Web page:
The Small Claims Court is a department of the District Court authorized under Chapter 12.40 RCW and is available for the recovery of money only where the claim is less than $5,000.00. It has jurisdiction only when the defendant is a resident of the county, except that claims arising out of automobile accidents may be brought in the county where the accident occurred no matter where the defendant lives in the state. (See abbreviated rules for non-state residents and corporations). Small Claims Court may NOT be used to recover personal property or require a defendant to perform contracts, except where the contract requires the payment of money only.
The person who brings the claim is called the "plaintiff". The person who is sued is called the "defendant". A small claims action is between plaintiff and defendant, who may consist of multiple parties. No attorney is allowed to participate in any manner without court consent.
Filing a Claim
The form to start a small claims action is provided by the court and must be signed by the real claimant (not someone on behalf of the plaintiff). Court clerks may assist you in the procedures required but are not qualified and are forbidden by law from giving legal advice. They also are instructed not to attempt to predict how the court might rule in your case. Please DO NOT ASK THEM FOR SUCH ADVICE. The claim must state in brief and concise form:
- the nature of or basis of the claim;
- the amount claimed;
- when the claim accrued (came into existence)
It is not enough merely to state that the defendant "owes money". Some sample basis of claim descriptions are attached to this information.
It is the responsibility of the plaintiff to identify the defendant accurately. The defendant must be either a person, or statutory entity. Many businesses are operated under assumed names and are not incorporated. The plaintiff must determine who the person or persons are who own a non-corporate business and sue the person or persons, not the business.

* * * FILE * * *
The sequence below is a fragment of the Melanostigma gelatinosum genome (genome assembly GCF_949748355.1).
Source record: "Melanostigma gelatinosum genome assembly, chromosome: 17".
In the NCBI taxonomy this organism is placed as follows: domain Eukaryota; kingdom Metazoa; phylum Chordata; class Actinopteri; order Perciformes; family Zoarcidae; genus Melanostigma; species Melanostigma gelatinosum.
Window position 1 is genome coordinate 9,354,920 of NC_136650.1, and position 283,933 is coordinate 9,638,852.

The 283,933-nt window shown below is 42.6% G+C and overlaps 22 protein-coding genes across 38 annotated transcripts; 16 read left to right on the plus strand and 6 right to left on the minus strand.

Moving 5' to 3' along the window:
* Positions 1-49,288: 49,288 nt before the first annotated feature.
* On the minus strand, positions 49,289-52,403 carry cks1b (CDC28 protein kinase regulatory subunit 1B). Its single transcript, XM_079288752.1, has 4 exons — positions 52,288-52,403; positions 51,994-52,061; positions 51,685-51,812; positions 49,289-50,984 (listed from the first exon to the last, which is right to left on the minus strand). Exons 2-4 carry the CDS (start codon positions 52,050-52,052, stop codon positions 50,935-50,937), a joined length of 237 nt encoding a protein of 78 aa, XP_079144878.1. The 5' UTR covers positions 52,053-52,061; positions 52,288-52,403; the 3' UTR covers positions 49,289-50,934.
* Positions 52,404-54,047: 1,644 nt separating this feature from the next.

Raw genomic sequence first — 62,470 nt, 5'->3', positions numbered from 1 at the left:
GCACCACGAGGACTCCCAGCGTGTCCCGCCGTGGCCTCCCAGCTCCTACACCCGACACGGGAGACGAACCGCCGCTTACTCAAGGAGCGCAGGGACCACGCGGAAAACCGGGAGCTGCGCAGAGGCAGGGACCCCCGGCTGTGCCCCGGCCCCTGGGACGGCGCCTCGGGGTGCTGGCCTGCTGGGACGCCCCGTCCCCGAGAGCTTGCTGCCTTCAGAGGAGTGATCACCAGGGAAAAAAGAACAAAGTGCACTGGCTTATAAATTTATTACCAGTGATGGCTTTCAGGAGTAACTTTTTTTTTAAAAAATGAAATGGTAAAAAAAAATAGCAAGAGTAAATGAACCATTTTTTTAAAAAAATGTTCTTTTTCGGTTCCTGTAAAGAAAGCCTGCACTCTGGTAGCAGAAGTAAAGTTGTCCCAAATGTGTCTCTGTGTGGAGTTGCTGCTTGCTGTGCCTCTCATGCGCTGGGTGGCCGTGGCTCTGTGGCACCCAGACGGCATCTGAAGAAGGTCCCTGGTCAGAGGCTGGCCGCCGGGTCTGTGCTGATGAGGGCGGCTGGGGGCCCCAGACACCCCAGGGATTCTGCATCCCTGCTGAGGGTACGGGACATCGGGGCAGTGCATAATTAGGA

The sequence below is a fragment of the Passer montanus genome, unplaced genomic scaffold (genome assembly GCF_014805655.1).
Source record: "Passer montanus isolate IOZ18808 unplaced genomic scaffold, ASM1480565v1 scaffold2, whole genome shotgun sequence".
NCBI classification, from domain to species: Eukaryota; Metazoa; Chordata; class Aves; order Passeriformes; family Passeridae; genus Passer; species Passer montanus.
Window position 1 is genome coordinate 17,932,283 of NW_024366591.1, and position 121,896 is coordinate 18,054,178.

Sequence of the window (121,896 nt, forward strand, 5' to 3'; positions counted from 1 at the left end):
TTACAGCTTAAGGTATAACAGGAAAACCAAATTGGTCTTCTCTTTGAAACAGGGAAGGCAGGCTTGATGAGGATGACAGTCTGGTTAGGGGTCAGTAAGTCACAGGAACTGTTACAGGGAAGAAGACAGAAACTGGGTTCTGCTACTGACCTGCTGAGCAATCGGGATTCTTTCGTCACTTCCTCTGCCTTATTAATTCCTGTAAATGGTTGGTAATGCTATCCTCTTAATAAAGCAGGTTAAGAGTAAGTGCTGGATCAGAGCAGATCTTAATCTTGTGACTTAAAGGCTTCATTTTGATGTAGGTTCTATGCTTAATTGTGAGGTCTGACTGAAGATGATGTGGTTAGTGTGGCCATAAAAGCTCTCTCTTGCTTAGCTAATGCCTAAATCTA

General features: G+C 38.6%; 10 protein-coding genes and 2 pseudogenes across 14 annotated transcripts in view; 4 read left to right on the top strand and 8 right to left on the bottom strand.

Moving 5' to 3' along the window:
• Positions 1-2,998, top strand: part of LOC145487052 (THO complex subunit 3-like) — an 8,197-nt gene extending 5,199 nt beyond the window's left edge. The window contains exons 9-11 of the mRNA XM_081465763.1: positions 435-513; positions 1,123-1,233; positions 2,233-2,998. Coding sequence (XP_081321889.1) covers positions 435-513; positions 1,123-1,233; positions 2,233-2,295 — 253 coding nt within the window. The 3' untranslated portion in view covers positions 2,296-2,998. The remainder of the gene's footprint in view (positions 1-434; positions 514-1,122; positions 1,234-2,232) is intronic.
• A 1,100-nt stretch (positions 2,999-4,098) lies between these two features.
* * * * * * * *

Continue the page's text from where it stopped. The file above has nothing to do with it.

It is the responsibility of the plaintiff to furnish an accurate address for the defendant.
The plaintiff must pay a $29.00 filing fee when the claim is filed.
After the claim is filed, the clerk will fill in the date for first appearance of the defendant, and will give two copies of the claim and notice to the plaintiff, one for the plaintiff's records, and the other to be served upon the defendant. In the case of multiple defendants, additional copies for service on the additional defendants will be provided.
Service of the Claim and Notice
The plaintiff MAY NOT serve the notice and claim upon the defendant. The claim and notice may be served either:
- by the county sheriff;
- by a process server;
- by a person over the age of 18 years not connected with the claim or related to you;
- by registered or certified mail if a return receipt with the signature of the party being served is filed with the court.
Collection of the Judgement
THE SMALL CLAIMS COURT DOES NOT COLLECT THE JUDGMENT FOR YOU. If you are awarded a judgment and the defendant does not pay the judgment within thirty days, or such a greater time as is set by the court, you may request that the judgment be transferred to the civil judgment docket for District Court, and you may then proceed with any method authorized by statute to execute upon property or wages of the defendant. Remember, the clerks cannot advise you how to execute upon the judgment. The District Court does not furnish any forms for that purpose.
You may also obtain a transcript of the District Court Judgment from the clerk for $20.00 After it is filed with the Superior Court clerk, the filing fee is $20.00, a lien will be placed upon any real estate owned by the defendant.
Appeals From Small Claims Court Judgements
A plaintiff CANNOT appeal from the judgment of the small claims court judge where the amount requested was less than $1,000.00. Neither party may appeal from the judgment if the claim was for less than $250.00. Any appeal must be perfected within 30 days after judgment is rendered or decision made.
Abbreviated Venue Rules
The complete regulations for the correct county in which to file a civil action can be found in the Revised Code of Washington. What is set forth here is an abbreviated list of the more common types of venue requirements. An action may be filed:
- In the county in which a defendant resides, for damages or money claims.
- For automobile accident cases , either in the county in which the defendant resides, or the county where the accident happened.
- As to a non-resident of the State of Washington, either in the county where the defendant can be served or where the subject matter of the action arose.
- As to the corporation, in any county where the corporation transacts business or where an officer authorized to be served resides. (Refer to the Revised Code of Washington.)